News From Terre Haute, Indiana

October 25, 2012

Drama Club production spells laughter for audiences

By Stacey Muncie

TERRE HAUTE — Six quirky characters combat adolescent angst in their quest to be the last speller standing in the “25th Annual Putnam County Spelling Bee.” 

The musical comedy, winner of two Tony Awards, is being presented by Rose-Hulman Institute of Technology’s Drama Club at 7:30 p.m. Friday and Saturday and Nov. 1-3 in Hatfield Hall Theater.

The pressure is on when this group of six spellers go head-to-head for the prestigious county-wide championship. Each student has his or her own set of issues, from speech impediments to overbearing parents, with one speller relying on his “magic foot” to see him through and another going into a trance before each turn.

Although the musical is set in a middle school, explains Bunny Nash, director of Student Productions, patrons should consider the content to be rated PG-13. Laced with a few profanities and some adult humor, this spelling bee isn’t suitable for younger audiences.

In a unique twist, cast members will be joined on stage by four audience members who’ve been invited to participate as if they, too, were vying for the championship, resulting in a hilarious interactive component.

Senior biology major Alex Cochrane plays Chip Tolentino, Boy Scout, crowd favorite and previous bee champion who has returned to defend his title. This is the 10th drama club production for Cochrane, a Bloomfield native who has also acted at the Shawnee Theater.

“I think I’ve done every show since I got here,” Cochrane says.

Asked how he got the role of Chip, the pre-med student relates, “I sang a Negro spiritual from the show ‘Hairspray’ and it was very high, a wailing thing and they were like ‘Oh we know where we’re going to put you.’” 

Nash thought that Cochrane would be perfect for the part of Chip, whose angst-ridden lament after a humiliating puberty-assisted early elimination bemoans his subsequent embarrassment and bitterness at being relegated to selling bake-sale snacks.

“This is the first time I’ve had to portray someone 12 or 13 years old,” Cochrane explains. “I really like trying to portray a younger character” as opposed to the adult characters he’s most often played.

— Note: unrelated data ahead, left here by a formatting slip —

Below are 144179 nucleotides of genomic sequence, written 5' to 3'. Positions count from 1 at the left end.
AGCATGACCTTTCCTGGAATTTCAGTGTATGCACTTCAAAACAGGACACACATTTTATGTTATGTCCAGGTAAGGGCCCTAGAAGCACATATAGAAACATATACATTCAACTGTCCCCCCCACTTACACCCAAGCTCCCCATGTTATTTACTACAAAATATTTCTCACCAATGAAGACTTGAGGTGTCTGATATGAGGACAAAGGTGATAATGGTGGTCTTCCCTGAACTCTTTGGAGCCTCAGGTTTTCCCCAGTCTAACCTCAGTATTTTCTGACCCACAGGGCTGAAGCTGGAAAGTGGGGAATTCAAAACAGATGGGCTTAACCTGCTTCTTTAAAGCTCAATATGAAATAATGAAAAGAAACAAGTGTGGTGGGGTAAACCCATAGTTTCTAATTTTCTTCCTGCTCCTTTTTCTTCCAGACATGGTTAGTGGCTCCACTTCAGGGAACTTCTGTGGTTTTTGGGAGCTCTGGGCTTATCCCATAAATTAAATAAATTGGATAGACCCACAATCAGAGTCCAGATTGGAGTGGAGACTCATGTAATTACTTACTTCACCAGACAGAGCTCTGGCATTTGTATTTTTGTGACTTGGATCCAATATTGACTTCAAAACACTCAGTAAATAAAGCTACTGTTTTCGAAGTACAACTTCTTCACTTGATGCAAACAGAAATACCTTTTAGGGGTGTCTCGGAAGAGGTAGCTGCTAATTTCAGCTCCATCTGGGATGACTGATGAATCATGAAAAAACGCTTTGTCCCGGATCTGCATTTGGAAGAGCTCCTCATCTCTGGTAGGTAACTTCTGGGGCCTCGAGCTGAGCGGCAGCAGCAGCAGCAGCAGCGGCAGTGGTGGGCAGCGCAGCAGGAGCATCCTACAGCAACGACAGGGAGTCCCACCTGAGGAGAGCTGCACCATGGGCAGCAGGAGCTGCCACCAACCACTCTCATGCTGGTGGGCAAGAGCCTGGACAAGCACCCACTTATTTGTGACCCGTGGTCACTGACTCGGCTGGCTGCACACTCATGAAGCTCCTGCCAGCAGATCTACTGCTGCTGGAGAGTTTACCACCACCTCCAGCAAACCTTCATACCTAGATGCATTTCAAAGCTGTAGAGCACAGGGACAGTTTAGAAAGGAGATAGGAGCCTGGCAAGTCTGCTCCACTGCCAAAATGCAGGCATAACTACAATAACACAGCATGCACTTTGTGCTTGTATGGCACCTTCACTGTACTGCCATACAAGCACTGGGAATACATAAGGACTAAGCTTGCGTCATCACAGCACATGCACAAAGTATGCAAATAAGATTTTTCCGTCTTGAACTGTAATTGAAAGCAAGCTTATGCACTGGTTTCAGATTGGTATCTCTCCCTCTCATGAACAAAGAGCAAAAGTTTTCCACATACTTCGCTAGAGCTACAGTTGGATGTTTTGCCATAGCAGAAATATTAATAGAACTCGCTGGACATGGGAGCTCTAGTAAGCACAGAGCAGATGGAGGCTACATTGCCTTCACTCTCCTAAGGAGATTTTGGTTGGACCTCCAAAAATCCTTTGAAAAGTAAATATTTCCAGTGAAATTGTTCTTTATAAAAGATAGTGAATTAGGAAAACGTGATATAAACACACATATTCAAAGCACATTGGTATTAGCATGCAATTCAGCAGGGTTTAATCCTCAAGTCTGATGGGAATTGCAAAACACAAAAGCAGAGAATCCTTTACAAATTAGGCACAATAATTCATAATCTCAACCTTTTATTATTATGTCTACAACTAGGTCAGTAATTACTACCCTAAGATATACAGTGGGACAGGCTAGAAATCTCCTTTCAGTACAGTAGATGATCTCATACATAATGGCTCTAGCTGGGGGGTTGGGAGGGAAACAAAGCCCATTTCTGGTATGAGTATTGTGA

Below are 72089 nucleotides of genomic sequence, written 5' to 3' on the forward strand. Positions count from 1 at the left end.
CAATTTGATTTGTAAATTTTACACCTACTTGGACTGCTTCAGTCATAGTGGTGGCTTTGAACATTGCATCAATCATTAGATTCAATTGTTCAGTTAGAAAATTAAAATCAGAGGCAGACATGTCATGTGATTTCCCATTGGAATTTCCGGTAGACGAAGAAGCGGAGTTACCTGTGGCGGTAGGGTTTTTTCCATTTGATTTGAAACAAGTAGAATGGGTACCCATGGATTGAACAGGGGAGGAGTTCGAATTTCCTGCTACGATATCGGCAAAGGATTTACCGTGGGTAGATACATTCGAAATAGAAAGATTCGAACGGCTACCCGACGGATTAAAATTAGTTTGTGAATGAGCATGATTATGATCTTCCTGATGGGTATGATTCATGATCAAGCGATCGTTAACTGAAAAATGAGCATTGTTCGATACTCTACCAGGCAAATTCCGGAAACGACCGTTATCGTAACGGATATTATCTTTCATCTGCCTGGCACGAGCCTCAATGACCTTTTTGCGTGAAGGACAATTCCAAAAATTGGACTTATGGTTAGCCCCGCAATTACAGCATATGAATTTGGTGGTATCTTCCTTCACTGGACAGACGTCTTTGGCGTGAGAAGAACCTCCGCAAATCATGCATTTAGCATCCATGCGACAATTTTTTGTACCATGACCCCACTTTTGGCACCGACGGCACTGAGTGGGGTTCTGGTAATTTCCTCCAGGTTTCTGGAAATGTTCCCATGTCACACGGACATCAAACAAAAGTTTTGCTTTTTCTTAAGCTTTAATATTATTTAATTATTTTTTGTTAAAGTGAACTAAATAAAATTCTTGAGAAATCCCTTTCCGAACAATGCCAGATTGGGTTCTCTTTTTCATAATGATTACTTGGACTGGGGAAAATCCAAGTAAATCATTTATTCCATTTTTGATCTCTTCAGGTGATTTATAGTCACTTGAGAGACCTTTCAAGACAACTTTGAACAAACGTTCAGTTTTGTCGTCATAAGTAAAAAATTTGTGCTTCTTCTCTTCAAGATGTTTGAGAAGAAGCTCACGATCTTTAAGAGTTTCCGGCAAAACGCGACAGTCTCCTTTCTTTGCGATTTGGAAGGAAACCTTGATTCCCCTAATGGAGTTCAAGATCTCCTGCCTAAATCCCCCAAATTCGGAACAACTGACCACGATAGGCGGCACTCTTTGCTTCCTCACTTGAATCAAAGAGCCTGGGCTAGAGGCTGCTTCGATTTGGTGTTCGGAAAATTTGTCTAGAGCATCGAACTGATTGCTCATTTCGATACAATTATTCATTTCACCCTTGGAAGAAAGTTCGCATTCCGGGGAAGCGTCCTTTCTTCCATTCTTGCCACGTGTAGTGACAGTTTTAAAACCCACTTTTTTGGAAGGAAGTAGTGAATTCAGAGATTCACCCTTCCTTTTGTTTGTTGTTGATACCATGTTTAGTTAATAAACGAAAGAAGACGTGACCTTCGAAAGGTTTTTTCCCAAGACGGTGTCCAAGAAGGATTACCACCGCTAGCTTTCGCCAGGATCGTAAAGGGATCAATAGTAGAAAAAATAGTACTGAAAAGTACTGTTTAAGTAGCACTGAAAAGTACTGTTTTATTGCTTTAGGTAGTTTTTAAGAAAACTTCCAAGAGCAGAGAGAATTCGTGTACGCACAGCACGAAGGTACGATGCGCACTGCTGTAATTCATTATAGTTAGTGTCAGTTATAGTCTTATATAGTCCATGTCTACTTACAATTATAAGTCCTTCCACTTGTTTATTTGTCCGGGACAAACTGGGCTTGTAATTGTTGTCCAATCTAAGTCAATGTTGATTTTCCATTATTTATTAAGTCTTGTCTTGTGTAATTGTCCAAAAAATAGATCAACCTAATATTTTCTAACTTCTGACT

Newcomer Samantha Staszak of San Diego, Calif., plays the role of stereotypical Asian overachiever Marcy Park. Pushed to succeed by her parents, Marcy is a recent transfer to the area who placed ninth in last year’s National Spelling Bee.

“I like to think that deep down inside she wants to be accepted by people,” the freshman says of her character, “but, she thinks being accepted means she has to be the best.”

Staszak, a software engineering and computer science major, may not be a national spelling champion like Marcy, but her vocal talent earned her a place on the National High School Honor Choir.

“Last February I sang in Carnegie Hall. It was the most incredible thing I’ve done in my life,” she says. Staszak adds that she and other choir members were so overwhelmed by the experience that during their last song, “We all just started crying.”

Now at Rose-Hulman, she is enjoying her first drama club production.

“I like that it has a lot of quirkiness. All the characters are really different but they’re all kind of brought together by what they’re doing,” she adds. “It’s like a really weird coming-of-age tale for fifth-graders.”

Nash adds that although the characters are quirky, they’re also relatable. “When we did the read through the kids recognized themselves in some of the characters. I recognized all of the personalities of these kids either from when my own kids were growing up, or with Rose-Hulman students … how competitive they can be and how funny that can be.”

Show Information

What: “The 25th Annual Putnam County Spelling Bee”

When: runs Oct. 26-27 and Nov. 1-3 at 7:30 p.m.

Where:Hatfield Hall Theater

Tickets: $15 for adults and $10 for students/youth. This production contains adult language and mature themes. An equivalent movie rating would be PG-13. Advance tickets may be purchased by calling the Hatfield Hall ticket desk at (812) 877-8544, weekdays from 10 a.m. to 5 p.m., and Saturday from noon to 5 p.m. Specific show information is available at